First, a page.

Could you contrast your own Lear with some of the other celebrated interpretations, for example those of Laurence Olivier and Paul Scofield?
All I can say is that mine was subjectively an unfussy performance. I tried to be as clear as the text allowed. I didn't see Olivier's, except his television performance in the last days of his life. It was really rather a sad affair. It was more King Olivier than King Lear. Paul Scofield I saw, a great performance in a very different production by Peter Brook. All performances are different. I don't think it's necessary to compare one with another. I am just me playing the role of Lear. You're bound to get a Holm approach to it, whatever that may be. I just got out there and did it. I'm very much a doer in my acting.
Anyway, you cannot play the king on your own. Richard Eyre surrounded me with an absolutely brilliant cast: a magnificent Kent and wonderful performers like Michael Bryant as the Fool. Good idea to have an elderly Fool, I think -- an old guy who's been around the court all his life cracking bad jokes. It becomes a sort of gerontocracy, a story about old men. I don't think that's going against the text at all. There was one other innovative piece of staging: I think it's important that Lear is seen as naked. Not as a piece of gratuitous symbolism, but because the stage direction quite clearly describes Lear as "tearing off his clothes." There has always been the judicious loincloth in the past. But metaphorically as well as realistically, the man starts by removing his crown at the beginning of the play, and slowly divests throughout until he is naked with Poor Tom in the storm. I think it's a very important aspect of the play.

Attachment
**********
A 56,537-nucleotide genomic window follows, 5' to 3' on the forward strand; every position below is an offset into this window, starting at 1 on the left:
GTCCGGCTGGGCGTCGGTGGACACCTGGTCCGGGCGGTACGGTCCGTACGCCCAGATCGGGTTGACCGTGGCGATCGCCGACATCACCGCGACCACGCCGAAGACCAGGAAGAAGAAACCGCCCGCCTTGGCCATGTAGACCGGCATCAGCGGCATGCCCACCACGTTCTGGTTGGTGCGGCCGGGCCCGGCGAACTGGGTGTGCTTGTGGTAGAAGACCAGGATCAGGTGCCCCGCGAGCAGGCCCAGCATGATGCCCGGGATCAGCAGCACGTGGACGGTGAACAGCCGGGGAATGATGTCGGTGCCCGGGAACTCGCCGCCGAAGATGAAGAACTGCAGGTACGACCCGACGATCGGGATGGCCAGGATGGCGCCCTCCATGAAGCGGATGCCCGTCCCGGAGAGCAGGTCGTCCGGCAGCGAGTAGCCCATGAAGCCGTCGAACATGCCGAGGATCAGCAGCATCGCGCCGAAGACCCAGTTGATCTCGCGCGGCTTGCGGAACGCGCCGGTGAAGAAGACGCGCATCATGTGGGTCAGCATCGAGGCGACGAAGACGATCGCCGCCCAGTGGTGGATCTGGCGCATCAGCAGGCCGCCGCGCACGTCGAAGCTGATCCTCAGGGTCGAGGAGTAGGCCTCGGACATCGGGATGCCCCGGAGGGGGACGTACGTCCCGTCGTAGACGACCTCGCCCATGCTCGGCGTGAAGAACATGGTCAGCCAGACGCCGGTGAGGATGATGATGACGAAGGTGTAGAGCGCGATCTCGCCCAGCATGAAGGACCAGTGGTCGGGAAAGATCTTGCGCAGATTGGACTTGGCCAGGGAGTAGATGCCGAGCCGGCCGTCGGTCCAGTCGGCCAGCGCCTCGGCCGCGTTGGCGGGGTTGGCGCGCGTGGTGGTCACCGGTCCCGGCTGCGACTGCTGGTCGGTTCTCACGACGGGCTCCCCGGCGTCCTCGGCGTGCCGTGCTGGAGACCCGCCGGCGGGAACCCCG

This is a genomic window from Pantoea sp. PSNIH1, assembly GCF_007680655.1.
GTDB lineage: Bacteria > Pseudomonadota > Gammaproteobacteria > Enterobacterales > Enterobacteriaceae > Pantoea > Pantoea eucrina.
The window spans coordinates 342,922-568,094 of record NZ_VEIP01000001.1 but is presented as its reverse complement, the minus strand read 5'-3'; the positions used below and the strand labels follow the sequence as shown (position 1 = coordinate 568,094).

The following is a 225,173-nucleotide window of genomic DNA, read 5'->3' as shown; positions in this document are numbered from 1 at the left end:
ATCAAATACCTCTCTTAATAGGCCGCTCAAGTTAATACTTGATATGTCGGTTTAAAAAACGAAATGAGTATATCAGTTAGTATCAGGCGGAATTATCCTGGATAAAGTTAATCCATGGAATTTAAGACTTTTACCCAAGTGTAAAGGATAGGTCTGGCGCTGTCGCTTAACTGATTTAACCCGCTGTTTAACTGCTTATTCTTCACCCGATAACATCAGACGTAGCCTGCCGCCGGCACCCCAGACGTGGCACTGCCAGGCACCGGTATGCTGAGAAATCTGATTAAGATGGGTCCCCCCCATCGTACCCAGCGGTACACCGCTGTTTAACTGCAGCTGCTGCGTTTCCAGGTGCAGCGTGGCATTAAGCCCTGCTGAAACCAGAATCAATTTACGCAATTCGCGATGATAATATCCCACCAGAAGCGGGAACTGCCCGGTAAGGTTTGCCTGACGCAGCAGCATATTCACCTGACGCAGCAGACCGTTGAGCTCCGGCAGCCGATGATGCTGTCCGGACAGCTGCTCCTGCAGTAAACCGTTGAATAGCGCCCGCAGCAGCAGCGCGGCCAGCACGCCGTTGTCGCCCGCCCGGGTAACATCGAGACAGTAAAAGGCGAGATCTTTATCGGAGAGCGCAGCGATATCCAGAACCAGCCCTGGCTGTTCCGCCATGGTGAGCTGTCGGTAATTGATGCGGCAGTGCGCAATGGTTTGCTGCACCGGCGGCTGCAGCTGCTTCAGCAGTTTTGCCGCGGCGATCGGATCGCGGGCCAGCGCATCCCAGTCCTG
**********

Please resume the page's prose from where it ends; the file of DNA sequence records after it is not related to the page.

Are you the first to do this?
I think I am, yes. Albeit only for a very short period of time.
That's everyone's worst nightmare, finding themselves naked in public.
Since you've had the experience over and over, is it something you get used to?
Well, in the swing of things, it did lead to a lot of bad willy jokes. There was one specific journalist who shall be nameless, who couldn't think of anything else to say about the play, so decided to talk about my private parts in rather derogatory terms, which seemed to me kind of pointless. But yeah, it was something you got used to. Once you did it in rehearsal, that was it. And you went on and it became just part of the action.
Back to the beginning of the play: What is Lear's motivation for the who-loves-me-most contest? Is he being serious? Is he capricious?
He's all of those things. You're quite right to take the beginning of the play, because the first scene is unquestionably pivotal in the action. As Gloucester says, "All this done upon the gad," which means in the instant. You start out with a nice family meeting. He's removing his crown, he's going to divide the kingdom among his daughters, and they're going to play the game. Goneril and Regan saying, "Oh God, here we go again. Yes, we love you, we love you, we love you." Then this silly little shit Cordelia -- forgive me -- says, "No!" Which sparks an overreaction in Lear. Suddenly she's out, Kent's banished, and the whole thing falls apart in five seconds flat. As in so many of Shakespeare's tragedies, you begin with this extraordinary impetus that is unstoppable. Once the wheel starts to go downhill, that's it. You race through to the end. It's the same with Macbeth. It's the same with Othello. All these powerful emotions take over, and you are driven through. That's back to what I was saying about Shakespeare. All you have to do as an actor is go with it and trust him.